Only Jesus, the Living Water, can satisfy the thirsty soul.
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  #674  
Old 06-28-2010, 03:46 AM
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Default Jun. 28

Toxic Living

June 28, 2010

Read: 1 Samuel 13:7-14

Samuel said to Saul, “You have done foolishly. You have not kept the commandment of the Lord.” —1 Samuel 13:13

Picher, Oklahoma, is no more. In mid-2009, this once-bustling town of 20,000 went out of business. In the first quarter of the 1900s, Picher was a boomtown because of its abundant lead and zinc. Workers extracted the ore, which was used to help arm the US during both World Wars.

The town faded as the ore began to run out—but the biggest problem was that while the lead and zinc brought wealth, they also brought pollution. Because nothing was done to deal with the pollution, Picher became a toxic wasteland, and the government condemned the land.

What happened to Picher can happen to people. Prosperity can look so good that it’s hard to think about possible downsides. Actions that are detrimental to long-term spiritual health are accepted, and unless the problem is corrected, destruction follows. It happened to King Saul. He began as a good king, but in seeking success he failed to see the damage he was doing. Turning his back on God’s commands, he acted “foolishly” (1 Sam. 13:13) and lost his kingdom (v.14).

In our attempts to find success, we need to watch out for spiritual pollution that comes when we fail to follow God’s clear scriptural guidelines. Godly living always beats toxic living.



The Lord has given us commands
And told us to obey;
Our own designs are sure to fail
If we neglect His way! —Bosch

No one can be a real success without God.
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  #675  
Old 06-29-2010, 03:28 AM
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Default Jun. 29

Paul’s Heart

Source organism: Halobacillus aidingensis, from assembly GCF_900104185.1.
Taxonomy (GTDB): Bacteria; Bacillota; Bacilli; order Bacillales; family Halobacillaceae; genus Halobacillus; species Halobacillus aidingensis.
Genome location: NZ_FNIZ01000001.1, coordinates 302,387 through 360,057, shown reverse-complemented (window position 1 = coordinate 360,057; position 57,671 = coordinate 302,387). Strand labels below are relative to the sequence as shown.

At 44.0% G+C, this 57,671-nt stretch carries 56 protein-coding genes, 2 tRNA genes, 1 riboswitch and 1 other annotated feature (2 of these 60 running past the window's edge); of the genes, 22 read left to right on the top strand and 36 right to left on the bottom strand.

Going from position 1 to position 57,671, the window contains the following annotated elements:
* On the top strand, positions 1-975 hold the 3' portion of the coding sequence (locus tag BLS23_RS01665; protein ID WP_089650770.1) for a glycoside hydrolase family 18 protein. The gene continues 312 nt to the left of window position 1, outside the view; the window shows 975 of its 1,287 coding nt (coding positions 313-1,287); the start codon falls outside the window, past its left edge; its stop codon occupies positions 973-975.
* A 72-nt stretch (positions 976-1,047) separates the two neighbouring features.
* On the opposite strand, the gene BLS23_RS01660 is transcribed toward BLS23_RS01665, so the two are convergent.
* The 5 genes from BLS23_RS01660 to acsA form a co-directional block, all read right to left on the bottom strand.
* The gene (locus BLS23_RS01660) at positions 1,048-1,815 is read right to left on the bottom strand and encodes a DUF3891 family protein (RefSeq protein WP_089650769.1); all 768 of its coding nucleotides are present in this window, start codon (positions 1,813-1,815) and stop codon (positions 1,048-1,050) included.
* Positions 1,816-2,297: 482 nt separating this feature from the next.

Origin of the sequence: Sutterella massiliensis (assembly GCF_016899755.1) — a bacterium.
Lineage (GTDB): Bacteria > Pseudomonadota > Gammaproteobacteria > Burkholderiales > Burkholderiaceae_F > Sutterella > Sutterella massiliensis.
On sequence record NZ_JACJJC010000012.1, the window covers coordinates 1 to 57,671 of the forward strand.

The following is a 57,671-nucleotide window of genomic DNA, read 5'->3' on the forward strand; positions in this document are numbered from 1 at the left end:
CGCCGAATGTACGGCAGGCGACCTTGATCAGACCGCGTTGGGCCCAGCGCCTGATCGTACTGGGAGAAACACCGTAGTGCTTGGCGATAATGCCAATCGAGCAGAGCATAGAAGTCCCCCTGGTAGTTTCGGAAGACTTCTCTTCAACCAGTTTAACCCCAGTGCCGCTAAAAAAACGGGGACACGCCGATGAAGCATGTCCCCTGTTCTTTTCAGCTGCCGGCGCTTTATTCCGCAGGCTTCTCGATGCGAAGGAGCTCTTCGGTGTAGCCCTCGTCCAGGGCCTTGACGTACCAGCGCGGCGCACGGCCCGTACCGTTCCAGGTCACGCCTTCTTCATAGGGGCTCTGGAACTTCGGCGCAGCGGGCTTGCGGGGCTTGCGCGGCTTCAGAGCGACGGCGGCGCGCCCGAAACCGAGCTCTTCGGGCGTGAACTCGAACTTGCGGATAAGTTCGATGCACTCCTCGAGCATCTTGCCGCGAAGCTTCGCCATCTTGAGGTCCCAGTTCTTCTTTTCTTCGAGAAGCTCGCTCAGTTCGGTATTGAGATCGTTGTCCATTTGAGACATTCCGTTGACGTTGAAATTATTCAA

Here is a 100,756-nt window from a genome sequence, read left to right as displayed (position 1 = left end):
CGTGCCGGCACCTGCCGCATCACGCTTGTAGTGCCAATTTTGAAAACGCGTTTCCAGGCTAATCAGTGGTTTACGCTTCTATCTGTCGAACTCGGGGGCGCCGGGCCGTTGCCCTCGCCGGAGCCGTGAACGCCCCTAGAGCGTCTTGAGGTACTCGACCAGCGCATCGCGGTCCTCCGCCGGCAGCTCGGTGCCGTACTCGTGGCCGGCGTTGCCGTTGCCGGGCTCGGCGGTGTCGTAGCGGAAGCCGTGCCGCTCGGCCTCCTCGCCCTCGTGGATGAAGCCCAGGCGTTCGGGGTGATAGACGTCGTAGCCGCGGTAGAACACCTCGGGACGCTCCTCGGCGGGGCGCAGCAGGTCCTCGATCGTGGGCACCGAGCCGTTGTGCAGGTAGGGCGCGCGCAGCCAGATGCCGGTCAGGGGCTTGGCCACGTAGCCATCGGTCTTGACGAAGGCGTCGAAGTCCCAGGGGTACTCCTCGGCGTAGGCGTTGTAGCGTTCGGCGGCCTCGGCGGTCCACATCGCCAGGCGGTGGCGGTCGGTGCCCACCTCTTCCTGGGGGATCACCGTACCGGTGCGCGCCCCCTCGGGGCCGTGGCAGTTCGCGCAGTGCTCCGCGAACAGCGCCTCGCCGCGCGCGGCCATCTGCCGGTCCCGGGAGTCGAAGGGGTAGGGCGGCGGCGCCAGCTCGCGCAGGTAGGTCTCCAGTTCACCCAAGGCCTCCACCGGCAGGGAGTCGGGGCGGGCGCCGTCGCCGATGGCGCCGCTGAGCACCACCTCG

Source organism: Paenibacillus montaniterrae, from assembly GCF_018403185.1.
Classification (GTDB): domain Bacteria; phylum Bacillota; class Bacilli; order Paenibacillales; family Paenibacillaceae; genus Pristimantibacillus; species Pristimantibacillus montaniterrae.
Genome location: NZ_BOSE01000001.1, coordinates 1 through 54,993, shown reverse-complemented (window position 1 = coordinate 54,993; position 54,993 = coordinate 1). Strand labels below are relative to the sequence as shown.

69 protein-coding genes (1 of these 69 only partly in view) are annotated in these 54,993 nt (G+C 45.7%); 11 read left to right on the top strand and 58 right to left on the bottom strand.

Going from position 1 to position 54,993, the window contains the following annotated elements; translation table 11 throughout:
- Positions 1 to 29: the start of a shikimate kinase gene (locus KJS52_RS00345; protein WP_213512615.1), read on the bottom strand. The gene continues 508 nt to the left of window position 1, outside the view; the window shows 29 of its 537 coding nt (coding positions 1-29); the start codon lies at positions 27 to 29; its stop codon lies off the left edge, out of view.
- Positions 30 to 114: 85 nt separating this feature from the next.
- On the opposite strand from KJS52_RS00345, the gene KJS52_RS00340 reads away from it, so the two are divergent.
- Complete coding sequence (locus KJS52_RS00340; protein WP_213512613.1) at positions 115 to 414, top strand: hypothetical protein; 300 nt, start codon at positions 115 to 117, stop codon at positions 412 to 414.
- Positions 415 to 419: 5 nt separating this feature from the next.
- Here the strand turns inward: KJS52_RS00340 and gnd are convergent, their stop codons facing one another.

June 29, 2010

Read: Philippians 1:12-21

With all boldness, as always, so now also Christ will be magnified in my body, whether by life or by death. —Philippians 1:20

According to a long-held Christian tradition, the apostle Paul was beheaded and buried in Rome around ad 67. In 2009, scientists conducted carbon dating tests on what many believe to be his remains. While these tests on the bone fragments confirmed that they date from the first or second century, positive identification remains in question. But no matter where Paul’s bones rest, his heart lives on through his letters in the New Testament.

While imprisoned in Rome, Paul wrote to the followers of Jesus in Philippi about his purpose in life. He spoke of his “earnest expectation and hope that in nothing I shall be ashamed, but with all boldness, as always, so now also Christ will be magnified in my body, whether by life or by death. For to me, to live is Christ, and to die is gain” (Phil. 1:20-21).

As we read Paul’s words today, they challenge us to examine our own hearts. Are we as passionate as he was about Jesus Christ? Is it our goal to honor Him in our everyday life?

Long after we’re gone, those who knew us will remember our hearts. May we, like Paul, create a legacy of hope and encouragement centered around Jesus Christ.



Lord, I would serve You day by day,
Doing Your will, let come what may;
Keep my heart faithful, strong, and true,
Always to trust and honor You. —Hess

We are Christ’s “letters of recommendation” to all who read our lives.
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  #676  
Old 06-30-2010, 04:41 AM
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Default Jun. 30

Rescued

June 30, 2010

Read: Colossians 1:12-23

He has delivered us from the power of darkness and conveyed us into the kingdom of the Son of His love. —Colossians 1:13

A South African man surprised nine men robbing his home. Seven of the robbers ran away, but the homeowner managed to shove two into his backyard pool. After realizing that one of the robbers couldn’t swim, the homeowner jumped in to save him. The Cape Times reports that once out of the pool, the wet thief called to his friends to come back. Then he pulled a knife and threatened the man who had just rescued him. The homeowner said, “We were still standing near the pool, and when I saw the knife I just threw him back in. But he was gasping for air and was drowning. So I rescued him again.”

In his letter to the Colossians, the apostle Paul wrote of another rescue:God the Father had saved them from the domain of darkness. This rescue occurred at the death of Christ, but also at the Colossians’ conversion. The imagery Paul used (1:12-13) suggests that believers have been rescued from the dark reign of Satan by being transferred as free people into the peaceable rule of Christ. By Jesus’ death, believers become free citizens in the kingdom of light.

The appropriate response to such amazing grace is to show joyous gratitude by offering God acceptable service with reverence and awe (Heb. 12:28).



Your love, O God, would spare no pain
To conquer death and win;
You sent Your only Son to die
To rescue us from sin. —M. Gustafson

Through the cross, Jesus rescued and redeemed the rebellious.